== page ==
Climate Change is Already Affecting Global Food Production

The most terrifying image of climate change is not the ocean rising above our homes. It is of desiccated fields of wheat and rice, desolated and abandoned, their parched soil drained of life.


We expected major crop failures to happen due to climate change in a distant future. But, new research shows it has already begun. Climate change has affected production cycle of the worlds’ top ten crops — barley, cassava, maize, palm oil, rapeseed, rice, sorghum, soybean, sugarcane, and wheat– across the globe. Some countries are faring far worse than others.

Published in PLOS ONE, the study, conducted by researchers from the Universities of Minnesota, Oxford, and Copenhagen, interpolated data on atmospheric variables, including temperature and precipitation, with crop yield.

The amount of yield change varies across different countries and regions, implying an inequality in the effects of climate change on crop variability.

“There are winners and losers, and some countries that are already food insecure fare worse,” says lead author Deepak Ray of the University of Minnesota’s Institute on the Environment, whose high-resolution global crop statistics databases have also been used to help to identify how global crop production changes over time.

About half of all food-insecure countries are experiencing decreases in crop production—and so are some affluent industrialised countries in Western Europe. Yields have generally decreased across Europe, Sub-Saharan Africa, and Australia, all while displaying mixed responses in North and Central America and in Asia.

Europe saw a staggering decrease of 21.2% in dominant crop yields due to an increase in annual temperature across various regions. The decline strongly correlates with a reduction in consumable food calorie production. Countries like  Hungary experienced a 35% decrease in food calories production.

India’s rice production is already shrinking due to extreme weather conditions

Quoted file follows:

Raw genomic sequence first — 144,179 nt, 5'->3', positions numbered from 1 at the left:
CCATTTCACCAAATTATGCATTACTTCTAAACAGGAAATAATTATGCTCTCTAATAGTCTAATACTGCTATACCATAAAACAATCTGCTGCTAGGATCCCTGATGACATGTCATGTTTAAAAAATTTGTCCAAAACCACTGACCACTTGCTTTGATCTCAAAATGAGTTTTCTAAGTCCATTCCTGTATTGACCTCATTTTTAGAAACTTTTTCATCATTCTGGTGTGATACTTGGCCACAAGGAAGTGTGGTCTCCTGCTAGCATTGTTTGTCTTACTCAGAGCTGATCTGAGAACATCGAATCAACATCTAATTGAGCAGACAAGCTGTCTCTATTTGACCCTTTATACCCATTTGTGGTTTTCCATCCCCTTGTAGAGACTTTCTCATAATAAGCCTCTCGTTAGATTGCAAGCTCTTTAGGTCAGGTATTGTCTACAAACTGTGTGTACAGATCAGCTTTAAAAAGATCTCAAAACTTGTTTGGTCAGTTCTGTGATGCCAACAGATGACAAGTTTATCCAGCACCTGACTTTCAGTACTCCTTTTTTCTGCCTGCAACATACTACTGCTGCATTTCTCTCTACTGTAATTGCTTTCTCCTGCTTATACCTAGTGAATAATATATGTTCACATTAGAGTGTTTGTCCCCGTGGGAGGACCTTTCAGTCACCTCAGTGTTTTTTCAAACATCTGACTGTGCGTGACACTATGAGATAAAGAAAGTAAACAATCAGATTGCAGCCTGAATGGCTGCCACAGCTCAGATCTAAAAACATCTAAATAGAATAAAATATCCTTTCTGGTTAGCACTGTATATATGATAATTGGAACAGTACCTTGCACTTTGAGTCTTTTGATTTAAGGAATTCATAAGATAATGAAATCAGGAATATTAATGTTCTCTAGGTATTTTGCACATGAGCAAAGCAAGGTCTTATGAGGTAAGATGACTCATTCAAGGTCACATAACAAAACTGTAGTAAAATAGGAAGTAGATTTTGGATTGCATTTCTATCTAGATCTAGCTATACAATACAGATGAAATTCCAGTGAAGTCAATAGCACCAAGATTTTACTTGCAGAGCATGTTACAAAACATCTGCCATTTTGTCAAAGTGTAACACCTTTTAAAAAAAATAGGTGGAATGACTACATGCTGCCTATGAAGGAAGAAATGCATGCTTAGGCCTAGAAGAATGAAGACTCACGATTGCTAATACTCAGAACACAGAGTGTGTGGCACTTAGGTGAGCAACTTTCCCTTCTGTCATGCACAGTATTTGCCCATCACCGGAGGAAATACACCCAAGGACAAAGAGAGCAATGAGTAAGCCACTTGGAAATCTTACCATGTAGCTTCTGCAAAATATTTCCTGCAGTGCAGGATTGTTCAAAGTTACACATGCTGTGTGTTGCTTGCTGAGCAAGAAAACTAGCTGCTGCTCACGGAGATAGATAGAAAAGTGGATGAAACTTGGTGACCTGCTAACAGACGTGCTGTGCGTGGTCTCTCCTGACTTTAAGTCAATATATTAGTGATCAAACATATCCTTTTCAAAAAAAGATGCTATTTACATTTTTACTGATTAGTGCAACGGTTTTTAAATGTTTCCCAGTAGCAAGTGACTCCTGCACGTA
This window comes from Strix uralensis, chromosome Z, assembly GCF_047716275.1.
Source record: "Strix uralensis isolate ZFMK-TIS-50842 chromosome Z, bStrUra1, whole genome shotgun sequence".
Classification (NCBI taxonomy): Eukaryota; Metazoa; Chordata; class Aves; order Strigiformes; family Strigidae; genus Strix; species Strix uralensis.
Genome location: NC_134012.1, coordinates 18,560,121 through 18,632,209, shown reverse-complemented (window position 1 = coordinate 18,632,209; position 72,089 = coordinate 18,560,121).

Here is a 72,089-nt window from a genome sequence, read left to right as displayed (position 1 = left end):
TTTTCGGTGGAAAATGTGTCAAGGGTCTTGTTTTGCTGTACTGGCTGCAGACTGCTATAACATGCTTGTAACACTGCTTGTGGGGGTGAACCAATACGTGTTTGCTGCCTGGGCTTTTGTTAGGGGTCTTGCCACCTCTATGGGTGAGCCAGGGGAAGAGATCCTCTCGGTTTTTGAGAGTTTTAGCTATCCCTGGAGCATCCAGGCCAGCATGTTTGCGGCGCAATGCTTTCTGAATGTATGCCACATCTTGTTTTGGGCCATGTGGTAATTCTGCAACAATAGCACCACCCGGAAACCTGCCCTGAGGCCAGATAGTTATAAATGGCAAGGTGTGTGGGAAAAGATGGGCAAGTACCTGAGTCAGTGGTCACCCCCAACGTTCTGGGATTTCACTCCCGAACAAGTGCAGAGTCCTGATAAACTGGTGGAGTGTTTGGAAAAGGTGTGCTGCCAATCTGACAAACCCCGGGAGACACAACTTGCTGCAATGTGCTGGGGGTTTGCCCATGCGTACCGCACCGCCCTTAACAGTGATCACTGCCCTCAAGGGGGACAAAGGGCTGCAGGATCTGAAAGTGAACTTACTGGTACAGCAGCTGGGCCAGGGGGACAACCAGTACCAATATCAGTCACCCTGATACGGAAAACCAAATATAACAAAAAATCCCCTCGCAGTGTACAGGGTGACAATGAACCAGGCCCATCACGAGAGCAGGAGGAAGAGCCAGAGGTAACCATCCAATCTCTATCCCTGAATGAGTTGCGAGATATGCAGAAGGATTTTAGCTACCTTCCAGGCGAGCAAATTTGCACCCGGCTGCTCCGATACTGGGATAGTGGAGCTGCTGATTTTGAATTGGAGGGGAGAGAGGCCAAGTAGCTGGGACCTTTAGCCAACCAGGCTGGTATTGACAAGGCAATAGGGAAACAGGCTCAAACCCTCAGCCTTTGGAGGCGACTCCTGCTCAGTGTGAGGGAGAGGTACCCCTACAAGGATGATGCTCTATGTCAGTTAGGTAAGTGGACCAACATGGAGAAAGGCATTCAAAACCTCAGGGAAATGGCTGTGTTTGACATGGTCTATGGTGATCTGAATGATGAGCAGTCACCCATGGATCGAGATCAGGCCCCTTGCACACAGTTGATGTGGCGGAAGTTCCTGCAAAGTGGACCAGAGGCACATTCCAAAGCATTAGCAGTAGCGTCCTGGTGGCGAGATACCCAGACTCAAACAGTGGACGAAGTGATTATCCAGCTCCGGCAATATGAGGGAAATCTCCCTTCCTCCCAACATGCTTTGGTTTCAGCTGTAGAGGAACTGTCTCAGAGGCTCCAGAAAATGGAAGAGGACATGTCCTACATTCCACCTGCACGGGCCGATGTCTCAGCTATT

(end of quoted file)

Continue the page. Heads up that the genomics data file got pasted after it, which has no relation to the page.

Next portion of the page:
Sub-Saharan Africa faced a significant decline in food production with steadily negative yields. Maize–the most prominent crop in the region–has suffered a 22% decline directly linked to climate change.

Another study, published in Environmental Research Letters, points to similar trends in India. Yields from rice, the country’s main crop, experienced larger declines during extreme weather conditions in this decade.

A Warming Planet

Around 80% of the world’s crops are rainfed. Farmers depend on the regular seasonality of harvests that for millennia has regulated crop growth and given rhythm to countryside life. However, climate change is altering rainfall patterns around the world. When temperatures rise, the warmer air holds more moisture and can make precipitation more intense. Extreme precipitation events, which are becoming more common, can directly damage crops, decreasing yields.

Global warming enables weeds, pests, and fungi to expand their range and numbers. In addition, earlier springs and milder winters allow more of these pests and weeds to survive for a longer time. Plant diseases and pests that are new to an area could destroy crops that haven’t had time to evolve defenses against them.

Hotter weather will lead to faster evaporation, resulting in more droughts and water shortages—so there will be less water for irrigation just when it is needed most. The ultimate effect of rising heat depends on each crop’s optimal range of temperatures for growth and reproduction. If temperatures exceed this range, yields will drop because heat stress can disrupt a plant’s pollination, flowering, root development, and growth stages.

Written by Adele Liu Kramber, Undergraduate Student, Environmental Studies, New York University Shanghai.

Source:

Climate change has likely already affected global food production. PLOS ONE. Ray DK, West PC, Clark M, Gerber JS, Prishchepov AV, et al. (2019).

Sensitivity of grain yields to historical climate variability in India. Environmental Research Letters. Kyle Frankel Davis, Ashwini Chhatre, Narasimha D Rao, Deepti Singh, and Ruth DeFries, et al. (2019).